As the Canucks finish up another disappointing season – their third straight year missing the playoffs – tough decisions will need to be made.
Surely, this franchise can’t trot out the same lineup next October and expect better results.
That is, after all, the definition of insanity.
Canucks fans have been going insane watching this team in the second half of the season. The team is falling fast in the NHL standings, which is pleasing to ‘Tank Nation’ but also concerning for their chance of success next season.
Both goaltenders are under contract next year, as are six of eight defencemen – with Troy Stecher and Derrick Pouliot pending restricted free agents, likely to return.
Up front, Vancouver has five unrestricted free agents, and with all due respect to Darren Archibald, Nic Dowd, Jussi Jokinen – only two of them are difference-makers.
I’m of course talking about Henrik and Daniel Sedin, who are in the midst of the greatest Canucks careers of all-time.
Should Vancouver re-sign them? How much money do they deserve? Will they even want to come back?
Those are questions that have lingered all season, but will need to be answered in just over three month’s time.
With prospects like Elias Pettersson, Jonathan Dahlen, and Adam Gaudette on the horizon, there’s the potential for veterans to get pushed out of the way next season. Some may argue that’s a sign the Sedins need to step away, but the reality is there’s a long list of vets that should be moved out of town before two still very effective players.
It’s easy to point the finger at top players when things aren’t going well.
It’s the reason why everyone craps on Alex Edler, and why Phil Kessel was blamed for the Leafs’ struggles in Toronto. Kessel now owns two Stanley Cup rings, by the way.
The Sedins are slowing down, no doubt, but they’ve actually been two of the bright spots with the team.
Sure Henrik has stopped shooting the puck and has just two goals, but he also leads the team in assists.
With 48 points, Daniel leads all NHL players over the age of 33 in scoring this season. His brother isn’t far behind, with 43 points.
They’ve been a big part of the team’s resurgent power play, which has been excellent since November and currently ranks seventh-best in the NHL. They’re each tied for second and third on the team in overall points, even strength points, and power play points.
Henrik and Daniel have done it all averaging just 15:23 and 15:05 of ice time, respectively.
They lead all regulars on the team in even strength Corsi-For percentage, as they usually do. That’s an indication that they’re not the defensive liabilities that some might lead you to believe, because they have the puck more often than not.
And through it all, they’ve managed to stay relatively healthy.
The real issue with bringing back the Sedins is that it could limit opportunities for younger players.
As a rebuilding team, GM Jim Benning needs to make changes this offseason. You can only have so many veterans in your lineup before they prevent younger players from flourishing.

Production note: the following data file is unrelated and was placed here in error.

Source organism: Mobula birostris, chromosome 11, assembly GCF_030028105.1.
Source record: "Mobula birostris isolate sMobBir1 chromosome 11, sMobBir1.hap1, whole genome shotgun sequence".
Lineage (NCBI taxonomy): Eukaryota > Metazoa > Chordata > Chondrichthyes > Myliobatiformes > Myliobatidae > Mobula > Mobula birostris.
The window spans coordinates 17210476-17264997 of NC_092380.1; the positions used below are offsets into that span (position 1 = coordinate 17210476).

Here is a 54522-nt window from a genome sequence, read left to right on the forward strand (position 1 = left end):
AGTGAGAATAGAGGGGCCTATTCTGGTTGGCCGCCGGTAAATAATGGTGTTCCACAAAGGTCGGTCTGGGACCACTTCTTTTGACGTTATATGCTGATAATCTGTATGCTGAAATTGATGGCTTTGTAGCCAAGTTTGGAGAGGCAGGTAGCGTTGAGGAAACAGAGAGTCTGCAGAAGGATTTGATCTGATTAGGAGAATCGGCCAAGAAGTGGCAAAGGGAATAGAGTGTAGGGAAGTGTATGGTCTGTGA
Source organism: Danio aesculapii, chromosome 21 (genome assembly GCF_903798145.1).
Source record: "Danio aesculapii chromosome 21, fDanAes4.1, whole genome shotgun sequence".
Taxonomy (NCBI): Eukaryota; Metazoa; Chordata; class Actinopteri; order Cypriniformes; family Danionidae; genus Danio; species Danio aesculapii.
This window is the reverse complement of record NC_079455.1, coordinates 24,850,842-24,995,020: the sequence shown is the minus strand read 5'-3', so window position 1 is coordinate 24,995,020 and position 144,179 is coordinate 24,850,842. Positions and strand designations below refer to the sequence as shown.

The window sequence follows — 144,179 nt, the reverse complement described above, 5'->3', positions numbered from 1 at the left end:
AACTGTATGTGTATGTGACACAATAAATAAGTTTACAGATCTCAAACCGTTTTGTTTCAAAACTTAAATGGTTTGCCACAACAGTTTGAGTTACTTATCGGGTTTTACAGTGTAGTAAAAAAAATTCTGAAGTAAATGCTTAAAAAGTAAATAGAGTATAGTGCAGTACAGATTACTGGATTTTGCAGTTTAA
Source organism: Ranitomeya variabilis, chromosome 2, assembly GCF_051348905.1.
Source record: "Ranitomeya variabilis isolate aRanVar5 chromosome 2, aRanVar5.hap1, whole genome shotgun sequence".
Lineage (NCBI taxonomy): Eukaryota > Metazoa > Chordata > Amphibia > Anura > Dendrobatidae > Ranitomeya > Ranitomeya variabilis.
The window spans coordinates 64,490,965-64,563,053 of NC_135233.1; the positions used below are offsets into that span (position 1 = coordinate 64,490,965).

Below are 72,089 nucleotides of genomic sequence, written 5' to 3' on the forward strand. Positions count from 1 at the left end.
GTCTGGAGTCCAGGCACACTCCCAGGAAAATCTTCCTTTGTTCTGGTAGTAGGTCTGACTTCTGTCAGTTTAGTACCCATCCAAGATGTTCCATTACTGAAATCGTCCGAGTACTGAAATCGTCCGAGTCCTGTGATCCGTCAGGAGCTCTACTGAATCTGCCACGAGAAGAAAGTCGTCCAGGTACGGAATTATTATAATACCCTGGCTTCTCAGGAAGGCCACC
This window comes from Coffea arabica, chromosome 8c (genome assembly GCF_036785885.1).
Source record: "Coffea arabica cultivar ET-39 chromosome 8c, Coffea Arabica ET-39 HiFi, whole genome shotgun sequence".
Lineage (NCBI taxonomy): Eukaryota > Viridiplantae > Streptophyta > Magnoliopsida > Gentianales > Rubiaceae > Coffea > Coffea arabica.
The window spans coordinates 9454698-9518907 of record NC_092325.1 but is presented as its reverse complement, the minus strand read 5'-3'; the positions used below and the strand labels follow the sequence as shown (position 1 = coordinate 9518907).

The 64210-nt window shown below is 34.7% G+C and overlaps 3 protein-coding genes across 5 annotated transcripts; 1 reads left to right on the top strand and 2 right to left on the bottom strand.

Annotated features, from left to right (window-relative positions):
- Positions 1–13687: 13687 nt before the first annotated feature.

Particularly if rookies push for roster spots, Vancouver will need to clear out some of the veterans on their roster. But should that start with two franchise legends who continue to produce more than most?
Of course not.
The problem is that the rest of their veteran forwards are signed to contracts that will make them difficult to move.
Loui Eriksson has four more years left paying him $6 million per season. He’ll turn 33 this summer and has just 21 goals in his last 115 games.
Brandon Sutter makes $4.375 million, and has three years left on his contract. He has six goals this season.
Sam Gagner – he of seven goals and 27 points – has two more years left on a deal that pays him $3.15 million per season.
If Henrik Sedin doesn’t return, who is the team’s No. 2 centre? Is is Sutter or Gagner? If so, that’s terrifying.
Maybe it’s Pettersson, but that’s a tall ask for a player who has played primarily on the wing in Sweden this year.
Eriksson, Sutter, and Gagner can be traded, but likely not without Vancouver eating salary. It’s something they should consider.
Another very real concern for the Canucks is father time. It catches up with everyone eventually.
The Sedins turn 38 in September, so expecting them to match this year’s production might be too much to ask. Joe Thornton and Patrick Marleau, who are each 38, have managed to do it this year though.
The big question is what Henrik and Daniel’s next contract will look like.
One-year deals are a virtual certainty, but the dollar figure is up in the air.
They won’t get close to the $7 million deals they’re on now, certainly.
The Sedins are second line players at this stage of their careers, and carry some risk of their games dropping off. They should be paid accordingly, acting as leaders and mentors for the team going forward.
Surely they won’t get more money than Bo Horvat ($5.5 million), but they could slot in near Brandon Sutter at $4.375 million.
A deal in the $3.5-4.5 million range would be a fair number for both sides.